Practitioners advising clients regarding HIPAA Business Associate Agreements would be wise to take notice of a recent settlement by the Office of Civil Rights (OCR). On June 30, OCR announced the first HIPAA settlement agreement with a business associate. This follows recent settlements with two HIPAA covered entities under HIPAA due, in large part, to the absence of a Business Associate Agreement (BAA) with third-party vendors handling patient Protected Health Information.
In this first business associate settlement, Catholic Health Care Services of the Archdiocese of Philadelphia (CHCS) agreed to settle what OCR determined were potential violations of the HIPAA Security Rule. As with prior settlements with covered entities, this settlement mandates both a 2-year corrective action plan and a monetary payment (assessed at $650,000 in this case).
In its role as a business associate, CHCS provided both management and information technology services for six skilled nursing facilities. The breach of the Security Rule occurred when an unencrypted smartphone was stolen from a CHCS employee. The stolen phone contained a wide variety of PHI for 412 nursing home residents including: social security numbers, diagnosis and treatment information, names of family members and guardians, and medication information. As part of its investigation, OCR determined that CHCS failed to take steps to assess the risks posed by its handling of PHI and had inadequate security protocols in place to minimize the risk of PHI disclosure.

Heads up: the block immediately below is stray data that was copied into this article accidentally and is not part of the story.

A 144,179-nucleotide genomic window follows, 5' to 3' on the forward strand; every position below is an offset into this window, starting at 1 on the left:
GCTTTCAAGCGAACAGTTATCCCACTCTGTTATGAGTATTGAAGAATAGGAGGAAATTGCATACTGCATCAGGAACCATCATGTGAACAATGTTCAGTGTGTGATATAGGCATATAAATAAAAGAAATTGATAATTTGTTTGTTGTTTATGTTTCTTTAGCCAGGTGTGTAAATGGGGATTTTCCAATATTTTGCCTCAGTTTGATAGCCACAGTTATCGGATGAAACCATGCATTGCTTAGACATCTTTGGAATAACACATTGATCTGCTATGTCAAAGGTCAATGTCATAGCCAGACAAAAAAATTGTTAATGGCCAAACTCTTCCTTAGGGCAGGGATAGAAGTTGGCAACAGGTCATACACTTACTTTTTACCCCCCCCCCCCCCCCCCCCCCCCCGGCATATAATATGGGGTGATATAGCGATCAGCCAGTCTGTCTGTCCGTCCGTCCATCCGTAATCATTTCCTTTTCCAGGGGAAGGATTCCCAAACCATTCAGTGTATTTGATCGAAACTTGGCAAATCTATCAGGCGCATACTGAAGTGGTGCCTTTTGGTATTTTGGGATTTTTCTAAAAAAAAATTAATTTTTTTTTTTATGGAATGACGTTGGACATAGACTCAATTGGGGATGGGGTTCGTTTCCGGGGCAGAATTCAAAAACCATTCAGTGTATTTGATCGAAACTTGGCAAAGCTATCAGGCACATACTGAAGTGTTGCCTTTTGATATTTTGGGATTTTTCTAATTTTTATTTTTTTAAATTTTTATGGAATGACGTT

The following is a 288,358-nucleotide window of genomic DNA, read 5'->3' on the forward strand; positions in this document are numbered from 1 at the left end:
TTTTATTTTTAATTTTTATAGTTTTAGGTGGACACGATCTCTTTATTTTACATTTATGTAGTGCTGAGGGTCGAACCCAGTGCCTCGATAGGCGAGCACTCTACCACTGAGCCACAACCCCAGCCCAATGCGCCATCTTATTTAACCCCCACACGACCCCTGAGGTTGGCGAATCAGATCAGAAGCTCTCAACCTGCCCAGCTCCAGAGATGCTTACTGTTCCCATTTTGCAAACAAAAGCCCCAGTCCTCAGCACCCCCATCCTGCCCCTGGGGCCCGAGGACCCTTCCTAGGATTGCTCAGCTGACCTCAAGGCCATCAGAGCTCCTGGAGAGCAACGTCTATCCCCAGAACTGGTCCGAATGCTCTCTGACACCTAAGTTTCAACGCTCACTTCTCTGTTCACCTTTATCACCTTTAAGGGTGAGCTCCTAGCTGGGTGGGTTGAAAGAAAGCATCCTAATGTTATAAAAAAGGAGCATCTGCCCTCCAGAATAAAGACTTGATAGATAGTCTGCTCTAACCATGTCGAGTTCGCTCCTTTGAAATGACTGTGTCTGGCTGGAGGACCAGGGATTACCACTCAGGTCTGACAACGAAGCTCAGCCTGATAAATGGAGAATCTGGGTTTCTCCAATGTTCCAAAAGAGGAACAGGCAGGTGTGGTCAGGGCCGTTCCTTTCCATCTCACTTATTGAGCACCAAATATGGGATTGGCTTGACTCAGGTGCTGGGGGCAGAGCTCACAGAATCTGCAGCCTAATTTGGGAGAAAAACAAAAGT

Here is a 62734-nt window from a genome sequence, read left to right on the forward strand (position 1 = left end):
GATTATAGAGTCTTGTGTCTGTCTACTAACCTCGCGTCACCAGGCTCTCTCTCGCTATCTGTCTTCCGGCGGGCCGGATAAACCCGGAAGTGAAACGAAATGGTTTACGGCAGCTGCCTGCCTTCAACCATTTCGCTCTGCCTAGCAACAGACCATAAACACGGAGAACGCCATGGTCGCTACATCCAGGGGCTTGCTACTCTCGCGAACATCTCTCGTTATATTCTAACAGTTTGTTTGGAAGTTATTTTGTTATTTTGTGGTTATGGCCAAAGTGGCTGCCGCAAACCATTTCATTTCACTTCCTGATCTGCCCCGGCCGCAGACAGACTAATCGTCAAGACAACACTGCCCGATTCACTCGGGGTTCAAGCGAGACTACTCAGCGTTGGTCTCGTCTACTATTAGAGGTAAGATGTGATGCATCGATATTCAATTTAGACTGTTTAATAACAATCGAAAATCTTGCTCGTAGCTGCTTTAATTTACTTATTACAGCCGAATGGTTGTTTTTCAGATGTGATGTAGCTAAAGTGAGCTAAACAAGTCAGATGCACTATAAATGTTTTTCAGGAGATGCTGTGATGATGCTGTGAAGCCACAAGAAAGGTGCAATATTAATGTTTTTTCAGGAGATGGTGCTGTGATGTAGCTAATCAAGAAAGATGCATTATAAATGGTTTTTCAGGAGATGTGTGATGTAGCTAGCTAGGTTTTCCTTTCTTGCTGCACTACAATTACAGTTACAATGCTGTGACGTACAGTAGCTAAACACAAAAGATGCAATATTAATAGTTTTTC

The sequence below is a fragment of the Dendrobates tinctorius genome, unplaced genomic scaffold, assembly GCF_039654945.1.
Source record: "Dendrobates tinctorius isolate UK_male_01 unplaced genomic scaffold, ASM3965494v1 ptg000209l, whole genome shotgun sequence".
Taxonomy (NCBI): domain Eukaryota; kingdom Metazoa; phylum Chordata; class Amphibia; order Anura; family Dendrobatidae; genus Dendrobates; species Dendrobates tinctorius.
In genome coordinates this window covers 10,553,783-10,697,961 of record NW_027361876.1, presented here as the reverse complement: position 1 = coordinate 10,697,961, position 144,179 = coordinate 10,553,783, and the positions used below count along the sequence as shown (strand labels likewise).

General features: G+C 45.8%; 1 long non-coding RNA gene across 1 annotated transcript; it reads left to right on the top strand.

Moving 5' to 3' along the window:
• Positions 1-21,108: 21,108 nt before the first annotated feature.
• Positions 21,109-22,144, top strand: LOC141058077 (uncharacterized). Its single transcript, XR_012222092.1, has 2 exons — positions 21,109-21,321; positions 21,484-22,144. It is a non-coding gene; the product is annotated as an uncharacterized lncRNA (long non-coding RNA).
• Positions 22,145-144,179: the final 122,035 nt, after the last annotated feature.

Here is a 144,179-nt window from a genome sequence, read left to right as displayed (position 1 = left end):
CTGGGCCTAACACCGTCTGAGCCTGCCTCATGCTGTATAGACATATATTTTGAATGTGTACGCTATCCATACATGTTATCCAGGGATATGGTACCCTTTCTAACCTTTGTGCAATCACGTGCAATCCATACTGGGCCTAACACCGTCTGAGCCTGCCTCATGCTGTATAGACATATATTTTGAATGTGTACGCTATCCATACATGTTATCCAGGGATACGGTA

Through this settlement, OCR sent a strong message that HIPAA enforcement is not limited to directly covered entities, but will also be imposed on all business associates that work with those entities. The OCR director stated that business associates must conduct “…enterprise-wide risk analysis” and maintain a “corresponding risk management plan” in order to comply with the HIPAA Security Rule. It is worth noting that, though this breach actually occurred during the time when CHCS owned the nursing homes, OCR chose to describe this as a settlement with a business associate—perhaps to underscore the importance of business associate compliance.
Under BAA contractual obligations, business associates are specifically required to comply with the provisions of the HIPAA Security Rule and the corollary Breach Notification Rules. Thus, practitioners should advise business associates of all types should take advance steps to ensure compliance so they will be prepared in the event of an OCR audit or investigation.
Matt Fisher represents health care providers in certificate of need law and privacy. His privacy practice involves representing clients on their responsibilities with health information, whether they are acting as an employer, a health plan sponsor, a health care provider, an insurer, a business associate, a vendor of personal health records, or otherwise.